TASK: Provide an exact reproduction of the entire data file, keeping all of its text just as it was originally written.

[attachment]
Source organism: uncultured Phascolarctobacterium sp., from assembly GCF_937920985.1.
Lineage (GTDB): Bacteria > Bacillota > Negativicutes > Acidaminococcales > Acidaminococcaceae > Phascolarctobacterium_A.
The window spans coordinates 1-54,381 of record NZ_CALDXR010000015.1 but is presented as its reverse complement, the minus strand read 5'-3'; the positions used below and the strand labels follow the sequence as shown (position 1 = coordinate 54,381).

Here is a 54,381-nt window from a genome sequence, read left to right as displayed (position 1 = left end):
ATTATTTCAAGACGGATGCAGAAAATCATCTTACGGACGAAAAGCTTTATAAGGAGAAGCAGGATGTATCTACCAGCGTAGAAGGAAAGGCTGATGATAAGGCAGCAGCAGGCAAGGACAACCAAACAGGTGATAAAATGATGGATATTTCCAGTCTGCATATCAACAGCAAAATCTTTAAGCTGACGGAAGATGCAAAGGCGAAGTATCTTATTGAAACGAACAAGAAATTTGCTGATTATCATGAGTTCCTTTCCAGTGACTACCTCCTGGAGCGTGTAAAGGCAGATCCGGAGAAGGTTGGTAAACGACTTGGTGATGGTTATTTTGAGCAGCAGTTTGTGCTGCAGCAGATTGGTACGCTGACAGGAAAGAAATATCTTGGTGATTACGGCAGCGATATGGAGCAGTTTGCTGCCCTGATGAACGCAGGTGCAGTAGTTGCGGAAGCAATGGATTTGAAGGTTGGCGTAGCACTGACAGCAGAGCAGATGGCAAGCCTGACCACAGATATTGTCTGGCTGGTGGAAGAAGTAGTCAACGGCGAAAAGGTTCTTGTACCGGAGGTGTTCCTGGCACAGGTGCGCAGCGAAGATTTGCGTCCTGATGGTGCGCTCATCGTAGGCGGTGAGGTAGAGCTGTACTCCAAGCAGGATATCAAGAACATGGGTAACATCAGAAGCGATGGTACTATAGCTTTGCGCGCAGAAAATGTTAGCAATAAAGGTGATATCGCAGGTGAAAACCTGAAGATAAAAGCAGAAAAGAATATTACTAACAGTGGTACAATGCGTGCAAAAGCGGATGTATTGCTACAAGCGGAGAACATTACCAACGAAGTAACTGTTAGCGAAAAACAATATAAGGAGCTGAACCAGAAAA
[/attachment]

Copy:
Source organism: uncultured Phascolarctobacterium sp., from assembly GCF_937920985.1.
Lineage (GTDB): Bacteria > Bacillota > Negativicutes > Acidaminococcales > Acidaminococcaceae > Phascolarctobacterium_A.
The window spans coordinates 1-54,381 of record NZ_CALDXR010000015.1 but is presented as its reverse complement, the minus strand read 5'-3'; the positions used below and the strand labels follow the sequence as shown (position 1 = coordinate 54,381).

Here is a 54,381-nt window from a genome sequence, read left to right as displayed (position 1 = left end):
ATTATTTCAAGACGGATGCAGAAAATCATCTTACGGACGAAAAGCTTTATAAGGAGAAGCAGGATGTATCTACCAGCGTAGAAGGAAAGGCTGATGATAAGGCAGCAGCAGGCAAGGACAACCAAACAGGTGATAAAATGATGGATATTTCCAGTCTGCATATCAACAGCAAAATCTTTAAGCTGACGGAAGATGCAAAGGCGAAGTATCTTATTGAAACGAACAAGAAATTTGCTGATTATCATGAGTTCCTTTCCAGTGACTACCTCCTGGAGCGTGTAAAGGCAGATCCGGAGAAGGTTGGTAAACGACTTGGTGATGGTTATTTTGAGCAGCAGTTTGTGCTGCAGCAGATTGGTACGCTGACAGGAAAGAAATATCTTGGTGATTACGGCAGCGATATGGAGCAGTTTGCTGCCCTGATGAACGCAGGTGCAGTAGTTGCGGAAGCAATGGATTTGAAGGTTGGCGTAGCACTGACAGCAGAGCAGATGGCAAGCCTGACCACAGATATTGTCTGGCTGGTGGAAGAAGTAGTCAACGGCGAAAAGGTTCTTGTACCGGAGGTGTTCCTGGCACAGGTGCGCAGCGAAGATTTGCGTCCTGATGGTGCGCTCATCGTAGGCGGTGAGGTAGAGCTGTACTCCAAGCAGGATATCAAGAACATGGGTAACATCAGAAGCGATGGTACTATAGCTTTGCGCGCAGAAAATGTTAGCAATAAAGGTGATATCGCAGGTGAAAACCTGAAGATAAAAGCAGAAAAGAATATTACTAACAGTGGTACAATGCGTGCAAAAGCGGATGTATTGCTACAAGCGGAGAACATTACCAACGAAGTAACTGTTAGCGAAAAACAATATAAGGAGCTGAACCAGAAAA